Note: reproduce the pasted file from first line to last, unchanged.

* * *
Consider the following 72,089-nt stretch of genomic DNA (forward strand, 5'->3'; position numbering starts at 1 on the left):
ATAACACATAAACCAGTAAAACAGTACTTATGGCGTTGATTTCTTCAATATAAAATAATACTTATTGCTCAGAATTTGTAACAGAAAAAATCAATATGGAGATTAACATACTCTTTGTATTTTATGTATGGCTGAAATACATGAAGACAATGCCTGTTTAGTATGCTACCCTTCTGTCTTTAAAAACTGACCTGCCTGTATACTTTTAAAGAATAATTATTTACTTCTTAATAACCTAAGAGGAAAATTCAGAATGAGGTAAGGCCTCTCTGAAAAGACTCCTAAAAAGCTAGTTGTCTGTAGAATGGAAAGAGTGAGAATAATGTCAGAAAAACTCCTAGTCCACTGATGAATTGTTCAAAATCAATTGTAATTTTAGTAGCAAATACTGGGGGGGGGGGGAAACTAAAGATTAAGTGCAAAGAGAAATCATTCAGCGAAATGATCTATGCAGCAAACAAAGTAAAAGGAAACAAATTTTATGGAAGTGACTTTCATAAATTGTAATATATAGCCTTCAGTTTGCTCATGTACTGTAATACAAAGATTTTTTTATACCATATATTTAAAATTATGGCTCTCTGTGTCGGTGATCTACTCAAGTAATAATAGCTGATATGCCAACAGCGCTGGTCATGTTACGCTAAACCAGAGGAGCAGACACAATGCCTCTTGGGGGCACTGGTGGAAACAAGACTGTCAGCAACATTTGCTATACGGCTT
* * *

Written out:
Consider the following 72,089-nt stretch of genomic DNA (forward strand, 5'->3'; position numbering starts at 1 on the left):
ATAACACATAAACCAGTAAAACAGTACTTATGGCGTTGATTTCTTCAATATAAAATAATACTTATTGCTCAGAATTTGTAACAGAAAAAATCAATATGGAGATTAACATACTCTTTGTATTTTATGTATGGCTGAAATACATGAAGACAATGCCTGTTTAGTATGCTACCCTTCTGTCTTTAAAAACTGACCTGCCTGTATACTTTTAAAGAATAATTATTTACTTCTTAATAACCTAAGAGGAAAATTCAGAATGAGGTAAGGCCTCTCTGAAAAGACTCCTAAAAAGCTAGTTGTCTGTAGAATGGAAAGAGTGAGAATAATGTCAGAAAAACTCCTAGTCCACTGATGAATTGTTCAAAATCAATTGTAATTTTAGTAGCAAATACTGGGGGGGGGGGGAAACTAAAGATTAAGTGCAAAGAGAAATCATTCAGCGAAATGATCTATGCAGCAAACAAAGTAAAAGGAAACAAATTTTATGGAAGTGACTTTCATAAATTGTAATATATAGCCTTCAGTTTGCTCATGTACTGTAATACAAAGATTTTTTTATACCATATATTTAAAATTATGGCTCTCTGTGTCGGTGATCTACTCAAGTAATAATAGCTGATATGCCAACAGCGCTGGTCATGTTACGCTAAACCAGAGGAGCAGACACAATGCCTCTTGGGGGCACTGGTGGAAACAAGACTGTCAGCAACATTTGCTATACGGCTT